Should the NAACP be renamed NAAT&TCP? Corporate money and interest group politics 

The NAACP and the Gay & Lesbian Alliance Against Defamation are both powerful interest groups within the Democratic Party and the left-leaning mainstream media, so it makes sense AT&T would reach out to them to find support for their proposed merger with T-Mobile.

But what incentive would these groups have to come out in support of the merger? You find some clues if you follow the money. Politico reports:

The NAACP was one of the first groups to announce public support of the T-Mobile acquisition. It received a $1 million contribution from AT&T in 2009 and has received funding in the six figures dating to 2006, according to the group’s annual reports....

GLAAD — which has received $50,000 from AT&T — recently backed the deal as well, saying it had “the understanding that the merger will increase functionality and speed, thus growing engagement and improving the effectiveness of the online advocacy work that is advancing equality for all,” a GLAAD spokesman said.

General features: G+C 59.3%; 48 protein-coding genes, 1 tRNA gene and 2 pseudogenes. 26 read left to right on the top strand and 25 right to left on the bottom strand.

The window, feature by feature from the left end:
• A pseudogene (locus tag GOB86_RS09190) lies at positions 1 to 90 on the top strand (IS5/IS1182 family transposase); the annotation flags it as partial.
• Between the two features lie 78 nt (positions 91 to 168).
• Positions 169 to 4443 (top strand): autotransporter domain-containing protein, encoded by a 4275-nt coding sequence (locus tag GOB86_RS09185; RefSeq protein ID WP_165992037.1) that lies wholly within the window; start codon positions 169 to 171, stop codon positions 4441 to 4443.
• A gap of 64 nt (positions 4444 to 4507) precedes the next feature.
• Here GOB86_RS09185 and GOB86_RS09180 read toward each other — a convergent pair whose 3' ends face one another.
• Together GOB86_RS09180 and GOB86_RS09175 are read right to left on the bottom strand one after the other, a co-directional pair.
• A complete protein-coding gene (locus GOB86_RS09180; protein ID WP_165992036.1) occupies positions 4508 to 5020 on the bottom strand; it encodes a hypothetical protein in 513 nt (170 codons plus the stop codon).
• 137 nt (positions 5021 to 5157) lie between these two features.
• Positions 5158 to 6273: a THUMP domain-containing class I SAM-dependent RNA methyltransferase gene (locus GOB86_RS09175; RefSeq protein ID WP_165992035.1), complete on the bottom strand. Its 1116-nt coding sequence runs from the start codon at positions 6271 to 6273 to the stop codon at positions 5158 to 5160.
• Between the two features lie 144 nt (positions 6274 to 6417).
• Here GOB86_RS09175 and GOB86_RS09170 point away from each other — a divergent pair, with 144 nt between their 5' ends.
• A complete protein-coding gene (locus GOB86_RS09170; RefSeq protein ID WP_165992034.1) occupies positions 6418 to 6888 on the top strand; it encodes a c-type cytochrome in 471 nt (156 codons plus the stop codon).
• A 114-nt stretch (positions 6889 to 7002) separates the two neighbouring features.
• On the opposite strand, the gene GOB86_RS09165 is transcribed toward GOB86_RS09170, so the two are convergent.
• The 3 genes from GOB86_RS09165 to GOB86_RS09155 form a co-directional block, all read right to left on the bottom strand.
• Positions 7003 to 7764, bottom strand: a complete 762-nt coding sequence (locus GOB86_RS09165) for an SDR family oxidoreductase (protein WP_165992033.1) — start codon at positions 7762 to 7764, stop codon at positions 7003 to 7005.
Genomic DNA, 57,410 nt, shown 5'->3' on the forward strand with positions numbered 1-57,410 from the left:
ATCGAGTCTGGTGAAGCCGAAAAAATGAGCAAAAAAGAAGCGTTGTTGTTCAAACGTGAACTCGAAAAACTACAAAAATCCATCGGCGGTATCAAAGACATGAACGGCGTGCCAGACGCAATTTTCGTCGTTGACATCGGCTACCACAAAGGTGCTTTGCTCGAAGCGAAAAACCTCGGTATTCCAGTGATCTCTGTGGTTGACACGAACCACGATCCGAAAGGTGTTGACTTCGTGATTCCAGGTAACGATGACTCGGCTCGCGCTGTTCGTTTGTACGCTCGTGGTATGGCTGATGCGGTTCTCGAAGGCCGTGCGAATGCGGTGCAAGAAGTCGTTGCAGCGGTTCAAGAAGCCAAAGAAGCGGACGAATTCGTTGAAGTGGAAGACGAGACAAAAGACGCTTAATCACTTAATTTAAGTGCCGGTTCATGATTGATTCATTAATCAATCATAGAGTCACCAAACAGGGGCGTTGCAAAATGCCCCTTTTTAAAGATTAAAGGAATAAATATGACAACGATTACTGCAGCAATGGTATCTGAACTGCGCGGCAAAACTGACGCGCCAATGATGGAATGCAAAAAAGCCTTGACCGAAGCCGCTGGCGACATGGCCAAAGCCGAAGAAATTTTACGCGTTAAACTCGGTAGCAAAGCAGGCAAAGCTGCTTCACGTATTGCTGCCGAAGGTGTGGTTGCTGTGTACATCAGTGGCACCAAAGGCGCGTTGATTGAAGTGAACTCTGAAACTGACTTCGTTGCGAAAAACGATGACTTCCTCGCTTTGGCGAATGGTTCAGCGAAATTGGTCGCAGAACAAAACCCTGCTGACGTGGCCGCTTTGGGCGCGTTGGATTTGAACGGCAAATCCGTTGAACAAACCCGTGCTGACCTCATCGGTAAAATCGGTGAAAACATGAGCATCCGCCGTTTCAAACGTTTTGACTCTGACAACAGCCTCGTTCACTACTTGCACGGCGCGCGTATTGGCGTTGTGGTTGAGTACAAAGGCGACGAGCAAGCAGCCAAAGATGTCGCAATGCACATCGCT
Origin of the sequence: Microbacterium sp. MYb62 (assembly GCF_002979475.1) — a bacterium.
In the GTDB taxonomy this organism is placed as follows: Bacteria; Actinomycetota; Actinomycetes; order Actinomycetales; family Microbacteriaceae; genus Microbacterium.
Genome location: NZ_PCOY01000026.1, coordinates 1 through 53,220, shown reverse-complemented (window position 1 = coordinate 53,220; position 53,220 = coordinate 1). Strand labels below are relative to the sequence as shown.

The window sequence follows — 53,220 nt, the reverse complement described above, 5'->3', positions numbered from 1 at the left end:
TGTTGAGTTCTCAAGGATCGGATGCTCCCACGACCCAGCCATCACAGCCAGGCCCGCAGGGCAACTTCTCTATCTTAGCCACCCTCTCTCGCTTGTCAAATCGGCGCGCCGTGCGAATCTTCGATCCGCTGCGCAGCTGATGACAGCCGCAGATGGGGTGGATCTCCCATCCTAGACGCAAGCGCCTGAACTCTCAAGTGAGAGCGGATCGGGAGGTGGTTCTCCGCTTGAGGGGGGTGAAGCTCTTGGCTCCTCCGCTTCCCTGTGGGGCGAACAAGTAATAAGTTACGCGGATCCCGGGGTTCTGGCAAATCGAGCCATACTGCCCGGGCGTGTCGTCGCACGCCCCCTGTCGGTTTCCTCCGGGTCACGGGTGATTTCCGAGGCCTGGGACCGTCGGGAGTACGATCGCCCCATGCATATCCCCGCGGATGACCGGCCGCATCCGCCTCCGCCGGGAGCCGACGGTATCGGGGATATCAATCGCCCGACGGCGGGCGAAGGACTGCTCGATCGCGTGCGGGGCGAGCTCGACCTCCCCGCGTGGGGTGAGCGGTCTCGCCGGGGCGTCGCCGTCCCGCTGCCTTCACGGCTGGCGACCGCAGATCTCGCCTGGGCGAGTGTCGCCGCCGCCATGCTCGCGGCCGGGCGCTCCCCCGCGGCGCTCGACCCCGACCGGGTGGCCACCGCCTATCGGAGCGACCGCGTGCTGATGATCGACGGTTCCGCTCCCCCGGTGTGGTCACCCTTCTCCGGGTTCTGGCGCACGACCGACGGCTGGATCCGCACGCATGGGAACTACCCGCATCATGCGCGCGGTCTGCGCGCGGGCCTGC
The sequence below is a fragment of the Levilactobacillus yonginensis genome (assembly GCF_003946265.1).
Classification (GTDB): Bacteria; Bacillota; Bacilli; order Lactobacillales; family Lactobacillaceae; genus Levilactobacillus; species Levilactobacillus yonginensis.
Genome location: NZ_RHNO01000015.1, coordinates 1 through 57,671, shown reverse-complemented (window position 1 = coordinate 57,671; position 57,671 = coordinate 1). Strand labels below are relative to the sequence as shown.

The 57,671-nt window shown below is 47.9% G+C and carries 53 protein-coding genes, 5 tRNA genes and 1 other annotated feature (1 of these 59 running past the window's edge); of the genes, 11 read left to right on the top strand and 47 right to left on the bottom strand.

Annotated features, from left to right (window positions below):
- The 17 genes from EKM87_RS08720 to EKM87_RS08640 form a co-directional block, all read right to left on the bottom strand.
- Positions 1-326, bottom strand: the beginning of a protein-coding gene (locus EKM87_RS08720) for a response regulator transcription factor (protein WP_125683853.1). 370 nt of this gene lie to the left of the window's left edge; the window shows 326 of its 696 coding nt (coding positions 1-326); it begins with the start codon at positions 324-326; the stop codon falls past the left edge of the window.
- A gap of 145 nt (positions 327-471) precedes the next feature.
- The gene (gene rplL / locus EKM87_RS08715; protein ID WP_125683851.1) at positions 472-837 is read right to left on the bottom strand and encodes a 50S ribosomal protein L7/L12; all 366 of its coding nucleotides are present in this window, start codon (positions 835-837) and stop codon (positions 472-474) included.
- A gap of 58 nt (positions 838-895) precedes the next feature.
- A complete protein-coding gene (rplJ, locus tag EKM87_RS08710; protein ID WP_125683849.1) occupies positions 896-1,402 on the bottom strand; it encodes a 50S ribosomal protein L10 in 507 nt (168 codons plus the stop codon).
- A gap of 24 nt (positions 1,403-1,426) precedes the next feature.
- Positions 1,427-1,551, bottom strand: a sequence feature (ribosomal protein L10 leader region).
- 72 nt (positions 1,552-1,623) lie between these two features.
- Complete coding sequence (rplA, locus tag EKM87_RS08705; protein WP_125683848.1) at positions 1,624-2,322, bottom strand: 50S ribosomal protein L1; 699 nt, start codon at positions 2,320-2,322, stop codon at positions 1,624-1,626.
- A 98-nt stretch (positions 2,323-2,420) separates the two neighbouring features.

AT&T is the number one company when it comes to campaign contributions, according to the Center for Responsive Politics' "Heavy Hitters" database.

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Timothy P. Carney

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